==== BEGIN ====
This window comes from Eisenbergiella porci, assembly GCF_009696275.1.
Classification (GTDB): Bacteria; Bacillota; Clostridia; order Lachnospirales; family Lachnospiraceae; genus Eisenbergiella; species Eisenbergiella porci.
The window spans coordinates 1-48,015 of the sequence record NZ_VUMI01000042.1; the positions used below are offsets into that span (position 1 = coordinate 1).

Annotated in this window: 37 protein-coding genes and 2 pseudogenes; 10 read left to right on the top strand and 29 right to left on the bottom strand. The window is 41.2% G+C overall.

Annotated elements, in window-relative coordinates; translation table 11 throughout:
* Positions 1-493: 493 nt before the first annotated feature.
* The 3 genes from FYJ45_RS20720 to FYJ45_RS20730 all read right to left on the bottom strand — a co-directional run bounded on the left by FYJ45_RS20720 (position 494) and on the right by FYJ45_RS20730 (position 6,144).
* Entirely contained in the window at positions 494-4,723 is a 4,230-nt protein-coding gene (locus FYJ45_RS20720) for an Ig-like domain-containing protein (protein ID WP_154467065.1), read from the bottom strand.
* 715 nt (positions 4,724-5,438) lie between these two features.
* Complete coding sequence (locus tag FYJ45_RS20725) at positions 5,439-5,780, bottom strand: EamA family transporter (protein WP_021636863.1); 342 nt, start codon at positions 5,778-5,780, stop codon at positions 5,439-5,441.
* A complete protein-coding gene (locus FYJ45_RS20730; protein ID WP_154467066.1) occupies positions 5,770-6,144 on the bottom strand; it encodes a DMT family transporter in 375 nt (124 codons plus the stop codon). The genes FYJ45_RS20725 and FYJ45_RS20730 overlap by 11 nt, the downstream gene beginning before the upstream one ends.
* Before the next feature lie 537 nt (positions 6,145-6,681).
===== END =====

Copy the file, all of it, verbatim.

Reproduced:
This window comes from Eisenbergiella porci, assembly GCF_009696275.1.
Classification (GTDB): Bacteria; Bacillota; Clostridia; order Lachnospirales; family Lachnospiraceae; genus Eisenbergiella; species Eisenbergiella porci.
The window spans coordinates 1-48,015 of the sequence record NZ_VUMI01000042.1; the positions used below are offsets into that span (position 1 = coordinate 1).

Annotated in this window: 37 protein-coding genes and 2 pseudogenes; 10 read left to right on the top strand and 29 right to left on the bottom strand. The window is 41.2% G+C overall.

Annotated elements, in window-relative coordinates; translation table 11 throughout:
* Positions 1-493: 493 nt before the first annotated feature.
* The 3 genes from FYJ45_RS20720 to FYJ45_RS20730 all read right to left on the bottom strand — a co-directional run bounded on the left by FYJ45_RS20720 (position 494) and on the right by FYJ45_RS20730 (position 6,144).
* Entirely contained in the window at positions 494-4,723 is a 4,230-nt protein-coding gene (locus FYJ45_RS20720) for an Ig-like domain-containing protein (protein ID WP_154467065.1), read from the bottom strand.
* 715 nt (positions 4,724-5,438) lie between these two features.
* Complete coding sequence (locus tag FYJ45_RS20725) at positions 5,439-5,780, bottom strand: EamA family transporter (protein WP_021636863.1); 342 nt, start codon at positions 5,778-5,780, stop codon at positions 5,439-5,441.
* A complete protein-coding gene (locus FYJ45_RS20730; protein ID WP_154467066.1) occupies positions 5,770-6,144 on the bottom strand; it encodes a DMT family transporter in 375 nt (124 codons plus the stop codon). The genes FYJ45_RS20725 and FYJ45_RS20730 overlap by 11 nt, the downstream gene beginning before the upstream one ends.
* Before the next feature lie 537 nt (positions 6,145-6,681).